Part of that support function is to make certain that homes are available and complete when they are expected. “Basically, they are turning the rehab units in 40 days,” says Ingersoll. “Once they get the notification from the sales and leasing office that a home is becoming vacant, they only have it under renovation for 45 days. So the companies that do business with Corvias either have to have product in stock, or have very short lead times for timely turnaround and minimal waste.” According to Ingersoll, an average of 10 medium renovations, 6 historic renovations and 18 new homes are completed monthly at Fort Sill.
In addition to being readily available, the materials that go into the homes on Fort Sill must also be of a high quality that will last through a typical eight- to ten-year lifecycle. Armstrong supplies the cabinetry built from renewable wood. Engineered materials, supplied by Wilsonart®, offer great durability and long lifecycles. High Pressure Laminate (HPL) contains recycled materials, while solid surface is both repairable and renewable. They offer great durability and a long lifecycle. Designating reliable suppliers that can commit to a partnership is an important practice.
“HPL, in general is a great product,” says Ingersoll. “But really, at the end of the day, if everything is on a level playing field, Wilsonart provides the best service. They are very responsive as far as taking care of us as their customer, but they also take care of our end user.” Considering the scope of the projects managed by Corvias, dependability is crucial for vendors and service providers. “The team at Wilsonart just gets it done, day in and day out. And they have for years. We don’t have clients waiting for them to get back to us,” says Ingersoll. “If I ask them to do something, I can cross it off my list and not have to follow up. That is big because spending time chasing other subs down can eat through your day.”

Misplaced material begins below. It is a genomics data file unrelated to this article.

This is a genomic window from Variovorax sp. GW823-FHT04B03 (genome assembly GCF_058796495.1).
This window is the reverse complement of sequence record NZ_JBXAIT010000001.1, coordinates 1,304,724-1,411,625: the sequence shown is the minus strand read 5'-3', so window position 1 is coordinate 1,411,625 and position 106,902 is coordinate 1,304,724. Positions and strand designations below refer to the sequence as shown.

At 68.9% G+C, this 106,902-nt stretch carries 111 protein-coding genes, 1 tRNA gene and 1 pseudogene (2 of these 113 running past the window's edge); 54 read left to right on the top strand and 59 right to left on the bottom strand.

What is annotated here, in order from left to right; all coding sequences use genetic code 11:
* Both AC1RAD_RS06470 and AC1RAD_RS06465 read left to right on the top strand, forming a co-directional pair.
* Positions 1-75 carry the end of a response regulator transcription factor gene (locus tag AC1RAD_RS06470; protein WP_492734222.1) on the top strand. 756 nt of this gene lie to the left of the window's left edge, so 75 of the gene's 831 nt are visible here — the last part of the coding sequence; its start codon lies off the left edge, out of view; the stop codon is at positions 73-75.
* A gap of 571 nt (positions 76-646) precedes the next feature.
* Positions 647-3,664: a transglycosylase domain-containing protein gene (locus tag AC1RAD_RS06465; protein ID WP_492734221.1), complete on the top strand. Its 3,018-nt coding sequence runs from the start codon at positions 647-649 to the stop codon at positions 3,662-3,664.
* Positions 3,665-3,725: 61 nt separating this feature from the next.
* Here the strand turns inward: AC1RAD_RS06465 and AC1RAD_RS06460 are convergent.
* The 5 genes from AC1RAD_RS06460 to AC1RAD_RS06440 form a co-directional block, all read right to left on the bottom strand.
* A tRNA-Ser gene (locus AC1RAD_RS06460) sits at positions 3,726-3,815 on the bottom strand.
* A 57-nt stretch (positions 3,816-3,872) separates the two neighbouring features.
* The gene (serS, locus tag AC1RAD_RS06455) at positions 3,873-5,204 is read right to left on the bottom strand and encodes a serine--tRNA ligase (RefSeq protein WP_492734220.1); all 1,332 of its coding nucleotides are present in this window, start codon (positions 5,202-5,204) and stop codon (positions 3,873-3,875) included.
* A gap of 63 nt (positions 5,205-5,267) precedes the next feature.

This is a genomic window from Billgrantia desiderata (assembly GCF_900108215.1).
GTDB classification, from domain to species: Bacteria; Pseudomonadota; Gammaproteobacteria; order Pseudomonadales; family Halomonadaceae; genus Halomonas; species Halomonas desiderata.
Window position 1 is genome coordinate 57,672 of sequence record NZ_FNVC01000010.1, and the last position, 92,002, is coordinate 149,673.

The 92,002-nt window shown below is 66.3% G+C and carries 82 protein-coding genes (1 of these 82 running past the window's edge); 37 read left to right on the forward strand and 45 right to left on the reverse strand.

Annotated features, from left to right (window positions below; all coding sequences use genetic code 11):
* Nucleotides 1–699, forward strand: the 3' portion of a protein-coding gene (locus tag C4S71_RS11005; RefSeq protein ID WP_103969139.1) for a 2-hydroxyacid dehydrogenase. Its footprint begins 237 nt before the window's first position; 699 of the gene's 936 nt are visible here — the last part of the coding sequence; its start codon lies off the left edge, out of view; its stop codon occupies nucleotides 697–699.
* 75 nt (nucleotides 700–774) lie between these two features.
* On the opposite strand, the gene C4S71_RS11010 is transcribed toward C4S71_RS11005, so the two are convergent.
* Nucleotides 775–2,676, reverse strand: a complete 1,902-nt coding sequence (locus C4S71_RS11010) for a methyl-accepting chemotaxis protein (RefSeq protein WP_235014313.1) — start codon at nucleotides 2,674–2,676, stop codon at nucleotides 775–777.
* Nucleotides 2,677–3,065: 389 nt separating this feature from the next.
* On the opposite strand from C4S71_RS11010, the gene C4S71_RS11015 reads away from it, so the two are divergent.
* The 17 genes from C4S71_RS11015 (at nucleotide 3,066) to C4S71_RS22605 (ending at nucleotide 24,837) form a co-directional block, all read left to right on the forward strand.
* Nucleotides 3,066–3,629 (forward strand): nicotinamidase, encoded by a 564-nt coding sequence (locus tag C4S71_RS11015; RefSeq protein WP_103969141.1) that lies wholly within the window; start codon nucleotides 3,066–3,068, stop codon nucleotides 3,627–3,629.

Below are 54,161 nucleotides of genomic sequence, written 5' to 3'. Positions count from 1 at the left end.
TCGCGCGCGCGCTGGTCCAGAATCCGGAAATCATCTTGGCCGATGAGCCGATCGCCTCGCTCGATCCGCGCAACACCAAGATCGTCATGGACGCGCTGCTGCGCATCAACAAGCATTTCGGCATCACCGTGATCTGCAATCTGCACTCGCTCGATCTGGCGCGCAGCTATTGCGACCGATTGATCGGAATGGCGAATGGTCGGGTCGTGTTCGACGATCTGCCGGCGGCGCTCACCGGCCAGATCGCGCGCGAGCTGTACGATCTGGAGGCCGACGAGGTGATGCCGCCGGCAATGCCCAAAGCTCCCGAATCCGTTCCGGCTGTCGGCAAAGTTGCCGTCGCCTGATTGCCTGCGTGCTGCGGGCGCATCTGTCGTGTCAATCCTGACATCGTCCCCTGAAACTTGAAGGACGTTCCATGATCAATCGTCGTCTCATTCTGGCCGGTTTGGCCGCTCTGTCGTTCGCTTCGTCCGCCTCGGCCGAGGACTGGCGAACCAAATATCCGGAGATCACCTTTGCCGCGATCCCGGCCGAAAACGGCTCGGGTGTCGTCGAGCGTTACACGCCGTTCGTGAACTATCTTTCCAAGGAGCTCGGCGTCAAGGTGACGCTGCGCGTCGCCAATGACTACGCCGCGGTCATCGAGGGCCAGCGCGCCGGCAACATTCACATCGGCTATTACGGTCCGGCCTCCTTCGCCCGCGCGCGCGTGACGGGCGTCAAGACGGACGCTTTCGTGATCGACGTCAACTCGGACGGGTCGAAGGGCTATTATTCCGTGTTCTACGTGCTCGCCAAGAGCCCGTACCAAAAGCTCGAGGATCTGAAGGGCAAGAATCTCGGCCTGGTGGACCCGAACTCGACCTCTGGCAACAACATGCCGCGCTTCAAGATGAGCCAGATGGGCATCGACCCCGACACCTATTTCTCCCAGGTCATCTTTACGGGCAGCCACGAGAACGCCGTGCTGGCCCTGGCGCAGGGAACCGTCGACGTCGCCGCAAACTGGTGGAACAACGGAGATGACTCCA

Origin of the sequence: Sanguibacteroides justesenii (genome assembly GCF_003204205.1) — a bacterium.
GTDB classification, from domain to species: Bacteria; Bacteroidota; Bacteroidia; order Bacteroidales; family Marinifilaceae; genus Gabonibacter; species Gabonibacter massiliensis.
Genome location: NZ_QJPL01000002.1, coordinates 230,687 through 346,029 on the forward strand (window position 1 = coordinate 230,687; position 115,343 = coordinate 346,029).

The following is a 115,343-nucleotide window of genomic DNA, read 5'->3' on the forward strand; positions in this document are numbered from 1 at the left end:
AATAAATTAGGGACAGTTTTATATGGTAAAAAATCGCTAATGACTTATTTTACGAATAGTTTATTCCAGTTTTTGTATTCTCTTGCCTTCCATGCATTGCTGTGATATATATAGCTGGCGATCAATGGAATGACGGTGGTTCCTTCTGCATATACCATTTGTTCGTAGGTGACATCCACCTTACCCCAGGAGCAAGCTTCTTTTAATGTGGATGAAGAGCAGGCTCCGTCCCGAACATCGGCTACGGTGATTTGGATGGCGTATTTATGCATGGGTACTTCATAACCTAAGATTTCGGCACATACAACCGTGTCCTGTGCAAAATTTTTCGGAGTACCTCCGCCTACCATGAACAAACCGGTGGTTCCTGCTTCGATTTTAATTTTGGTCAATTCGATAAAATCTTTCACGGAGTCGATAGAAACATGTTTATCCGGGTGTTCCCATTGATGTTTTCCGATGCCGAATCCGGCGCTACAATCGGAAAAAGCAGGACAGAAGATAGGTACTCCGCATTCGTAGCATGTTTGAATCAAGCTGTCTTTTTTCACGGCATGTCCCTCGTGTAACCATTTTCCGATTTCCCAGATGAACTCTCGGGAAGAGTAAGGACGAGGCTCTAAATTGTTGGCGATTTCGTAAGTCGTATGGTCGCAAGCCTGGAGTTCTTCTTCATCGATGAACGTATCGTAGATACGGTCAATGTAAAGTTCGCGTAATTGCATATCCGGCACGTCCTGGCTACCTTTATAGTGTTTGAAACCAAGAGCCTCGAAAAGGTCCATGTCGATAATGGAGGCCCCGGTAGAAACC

Homes Sweet Homes
The other aspect that Corvias takes into consideration is that while they are indeed managing large communities for military installations, they are still building homes, and those homes should feel, well homey. Although military families sometimes move through installations frequently, Corvias’ designers and community planners are dedicated to creating a comfortable lifestyle for residents. “Two of the things that are very important to our designs are that they are consistent across installations and in alignment with rank,” says Iemma. “When soldiers PCS (receive orders for a Permanent Change of Station) we want all the interiors to look the same. So one of the best practices we developed is to have relationships with select manufacturers. That helps us to provide predictable amenities for different ranks, and it also benefits when purchasing materials.”
Part of that is creating designs that are in sync with the structure of military culture. While all homes are safe and comfortable, the standard of size and finishes reflect the soldier’s rank. For example, entry-level cabinetry may include 30-inch upper cabinets with Armstrong’s Siena Birch picture frame doors, while cabinetry for the upper echelon is 42-inches and finished with full maple overlay. The same holds true for countertops; ranks JNCO receive Wilsonart Laminate in Natural Nebula and SNCO/CGO receive the Silicon EV design. On the higher end, ranks FGO are appointed with Wilsonart Solid Surface Khaki Brown Tempest. This sort of attention to detail reinforces the structure that is the traditional foundation of the military lifestyle.
Beyond making the commitment to develop, construct, manage and maintain physical edifices, Corvias is dedicated to building communities where residents enjoy quality of life and a sense of belonging. This includes such amenities as family support services, pools with lifeguards, playgrounds, bark parks and Community Centres where activities and events are held. “Through the process of development, construction and management we are always mindful of the end user, our military families,” says Iemma. “We develop our design and construction practices so that we can give our residents something they can live in and use and be proud of. We take a lot of pride in that. We are not just building homes, we are building communities, and that feels great for all of us involved.” At every level, from the Services to private management group to subcontractor to supplier, trusted relationships and dedication to quality are the best practices for providing safe, attractive, modern homes to military members committed to serving our great country.